Today I was grossly offended by a hymn that we sang at church. The hymn in question is titled “Happy are they, they that love God” and was written by Charles Coffin in 1736. The line that offended me was “Then shall they know, they that love him, how all their pain is good.” I was singing this song along with the rest of the congregation, but as we started to sing that line I stopped. I couldn’t sing it. All my pain is good? How could anyone write that?
I should explain at this point, that I suffer from M.E. and from chronic migraines. As such I have near constant pain that takes a great deal of effort to control so that I can live my life. I have no pretensions here; many many people suffer far more pain than I do and may be completely crippled by it. My pain is minor compared to those people, but is still greater than that of normal healthy people.
This bold statement that all my pain is good made me angry. More than that though, it led me to some serious thinking. How is pain good? Can any possible good resulting from pain cancel out the bad, to the point that I can say it was all good?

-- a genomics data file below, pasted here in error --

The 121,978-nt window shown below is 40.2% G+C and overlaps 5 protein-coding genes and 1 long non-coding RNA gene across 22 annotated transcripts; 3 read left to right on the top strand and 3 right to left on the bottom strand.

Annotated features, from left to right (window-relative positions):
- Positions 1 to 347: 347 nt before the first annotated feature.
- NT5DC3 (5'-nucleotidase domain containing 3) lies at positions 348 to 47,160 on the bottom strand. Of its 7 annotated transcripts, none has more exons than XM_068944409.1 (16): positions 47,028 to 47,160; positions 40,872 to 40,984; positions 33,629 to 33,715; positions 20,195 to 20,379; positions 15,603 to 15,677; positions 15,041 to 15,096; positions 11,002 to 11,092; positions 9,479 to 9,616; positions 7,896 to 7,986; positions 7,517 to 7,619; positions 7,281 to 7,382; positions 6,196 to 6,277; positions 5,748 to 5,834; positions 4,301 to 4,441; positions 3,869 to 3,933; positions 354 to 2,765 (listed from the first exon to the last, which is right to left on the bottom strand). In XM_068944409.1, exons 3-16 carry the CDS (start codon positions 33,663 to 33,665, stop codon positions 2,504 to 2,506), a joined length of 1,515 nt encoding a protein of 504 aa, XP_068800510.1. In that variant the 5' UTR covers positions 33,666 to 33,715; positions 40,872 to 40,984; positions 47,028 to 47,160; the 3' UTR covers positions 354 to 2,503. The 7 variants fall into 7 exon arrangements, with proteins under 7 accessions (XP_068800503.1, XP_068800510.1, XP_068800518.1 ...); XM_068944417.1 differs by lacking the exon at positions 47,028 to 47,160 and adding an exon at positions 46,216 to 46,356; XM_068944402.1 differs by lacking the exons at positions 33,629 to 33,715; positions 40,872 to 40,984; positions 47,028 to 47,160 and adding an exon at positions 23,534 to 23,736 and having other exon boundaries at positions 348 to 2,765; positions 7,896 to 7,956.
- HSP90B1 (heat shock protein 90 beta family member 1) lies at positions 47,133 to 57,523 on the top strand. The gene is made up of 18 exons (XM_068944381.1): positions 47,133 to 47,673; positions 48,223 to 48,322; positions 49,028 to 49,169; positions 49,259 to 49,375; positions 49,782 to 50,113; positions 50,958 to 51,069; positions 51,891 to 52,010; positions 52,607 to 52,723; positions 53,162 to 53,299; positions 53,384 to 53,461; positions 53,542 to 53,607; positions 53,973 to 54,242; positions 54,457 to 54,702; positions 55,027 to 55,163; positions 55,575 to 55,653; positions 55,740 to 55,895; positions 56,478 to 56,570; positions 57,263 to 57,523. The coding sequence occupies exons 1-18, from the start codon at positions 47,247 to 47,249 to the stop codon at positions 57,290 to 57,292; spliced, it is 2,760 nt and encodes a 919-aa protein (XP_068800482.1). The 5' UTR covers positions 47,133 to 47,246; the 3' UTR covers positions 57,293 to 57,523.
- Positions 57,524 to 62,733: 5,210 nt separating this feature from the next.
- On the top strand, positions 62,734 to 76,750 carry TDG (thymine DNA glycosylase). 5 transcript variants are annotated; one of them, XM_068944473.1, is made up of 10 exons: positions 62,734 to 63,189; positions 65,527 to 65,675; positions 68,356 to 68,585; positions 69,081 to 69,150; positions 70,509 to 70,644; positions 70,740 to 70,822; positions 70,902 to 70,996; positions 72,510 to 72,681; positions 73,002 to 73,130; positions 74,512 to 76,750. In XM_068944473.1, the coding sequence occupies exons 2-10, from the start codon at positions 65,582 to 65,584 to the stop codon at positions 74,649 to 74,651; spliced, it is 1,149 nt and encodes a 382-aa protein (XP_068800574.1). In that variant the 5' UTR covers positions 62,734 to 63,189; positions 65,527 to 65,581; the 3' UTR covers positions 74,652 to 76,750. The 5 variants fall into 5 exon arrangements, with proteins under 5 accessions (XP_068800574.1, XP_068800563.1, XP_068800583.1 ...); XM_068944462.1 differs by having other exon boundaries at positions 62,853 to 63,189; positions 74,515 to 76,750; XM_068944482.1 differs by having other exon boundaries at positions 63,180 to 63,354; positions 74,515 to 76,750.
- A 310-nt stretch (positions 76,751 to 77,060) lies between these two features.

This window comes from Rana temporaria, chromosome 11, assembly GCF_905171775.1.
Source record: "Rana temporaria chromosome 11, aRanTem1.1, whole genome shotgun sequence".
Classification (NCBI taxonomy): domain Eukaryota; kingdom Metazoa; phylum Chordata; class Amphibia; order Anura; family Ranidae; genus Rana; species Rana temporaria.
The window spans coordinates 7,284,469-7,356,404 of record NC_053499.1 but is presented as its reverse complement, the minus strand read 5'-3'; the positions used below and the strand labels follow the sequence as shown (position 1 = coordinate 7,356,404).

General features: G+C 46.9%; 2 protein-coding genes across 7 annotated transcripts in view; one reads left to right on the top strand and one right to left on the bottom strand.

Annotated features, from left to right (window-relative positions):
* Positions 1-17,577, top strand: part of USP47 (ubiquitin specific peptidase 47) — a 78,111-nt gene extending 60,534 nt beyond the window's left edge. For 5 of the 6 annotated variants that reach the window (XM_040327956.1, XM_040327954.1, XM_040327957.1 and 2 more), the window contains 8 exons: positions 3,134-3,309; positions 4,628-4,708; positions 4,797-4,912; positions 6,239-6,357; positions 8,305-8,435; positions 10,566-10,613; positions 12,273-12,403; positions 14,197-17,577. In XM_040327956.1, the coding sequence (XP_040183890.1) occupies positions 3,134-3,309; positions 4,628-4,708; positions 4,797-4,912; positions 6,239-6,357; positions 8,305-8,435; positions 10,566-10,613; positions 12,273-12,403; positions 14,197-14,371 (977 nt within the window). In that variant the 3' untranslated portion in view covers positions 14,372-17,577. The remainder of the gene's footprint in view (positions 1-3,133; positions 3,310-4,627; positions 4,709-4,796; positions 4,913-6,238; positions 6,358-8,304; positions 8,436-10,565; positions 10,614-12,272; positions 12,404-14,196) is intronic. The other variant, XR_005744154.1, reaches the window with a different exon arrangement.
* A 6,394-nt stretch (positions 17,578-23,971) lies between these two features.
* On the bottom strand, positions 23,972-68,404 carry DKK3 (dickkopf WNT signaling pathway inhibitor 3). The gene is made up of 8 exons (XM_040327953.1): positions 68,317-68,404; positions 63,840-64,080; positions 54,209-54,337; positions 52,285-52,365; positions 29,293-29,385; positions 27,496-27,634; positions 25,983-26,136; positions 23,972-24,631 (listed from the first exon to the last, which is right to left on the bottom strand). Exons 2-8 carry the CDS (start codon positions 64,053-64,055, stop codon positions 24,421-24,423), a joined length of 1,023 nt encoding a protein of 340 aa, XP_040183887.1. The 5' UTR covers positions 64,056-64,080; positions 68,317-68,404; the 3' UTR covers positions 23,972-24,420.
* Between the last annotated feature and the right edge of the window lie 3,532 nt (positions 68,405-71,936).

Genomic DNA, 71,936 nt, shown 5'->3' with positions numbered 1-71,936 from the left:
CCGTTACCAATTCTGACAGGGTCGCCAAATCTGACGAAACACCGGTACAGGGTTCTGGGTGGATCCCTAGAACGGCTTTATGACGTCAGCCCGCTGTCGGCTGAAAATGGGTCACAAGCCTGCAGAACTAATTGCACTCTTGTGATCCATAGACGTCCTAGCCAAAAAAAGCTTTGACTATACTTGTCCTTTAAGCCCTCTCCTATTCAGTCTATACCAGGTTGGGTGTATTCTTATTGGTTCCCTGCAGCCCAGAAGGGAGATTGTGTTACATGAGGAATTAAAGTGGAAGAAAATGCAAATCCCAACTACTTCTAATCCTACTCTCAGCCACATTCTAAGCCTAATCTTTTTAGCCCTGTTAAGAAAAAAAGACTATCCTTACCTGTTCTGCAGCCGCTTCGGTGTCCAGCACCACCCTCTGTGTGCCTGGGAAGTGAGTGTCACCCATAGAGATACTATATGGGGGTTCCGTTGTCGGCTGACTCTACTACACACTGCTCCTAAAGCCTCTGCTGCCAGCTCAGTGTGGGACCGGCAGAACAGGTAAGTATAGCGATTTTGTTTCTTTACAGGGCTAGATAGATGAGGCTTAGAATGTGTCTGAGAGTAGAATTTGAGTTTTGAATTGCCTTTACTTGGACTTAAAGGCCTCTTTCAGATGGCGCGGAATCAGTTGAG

Continue reading “All my pain is good”
I often complain about the music in my church. Let me explain why.
The church I attend has an ageing congregation. It also has a choir made up of 15 or so people. It is a very serious choir. They take all their music seriously, sing it perfectly, and have robes and everything. Unfortunately most of the hymns that they sing were written in the 18th or 19th century. Very occasionally they sing something modern, by which they mean written after 1900.
Now, there are some very powerful hymns written in the last few centuries, the best of which are still sung in churches around the world today. Most of the hymns sung in our church, though, are at best obscure and at worst have no consistent tune, are completely unpredictable and are impossible to sing without being taught the tune and practicing extensively. I get the impression that the music is selected to allow the choir to show off their technical competency. In contrast, modern church music (And I include anything written since 1970 in this group!) is normally easy to learn, easy to remember, and (to me anyway) much more meaningful during worship.
But this brings me to an important question.
What is the purpose of church music?
Continue reading “Hymns old and, err, older.”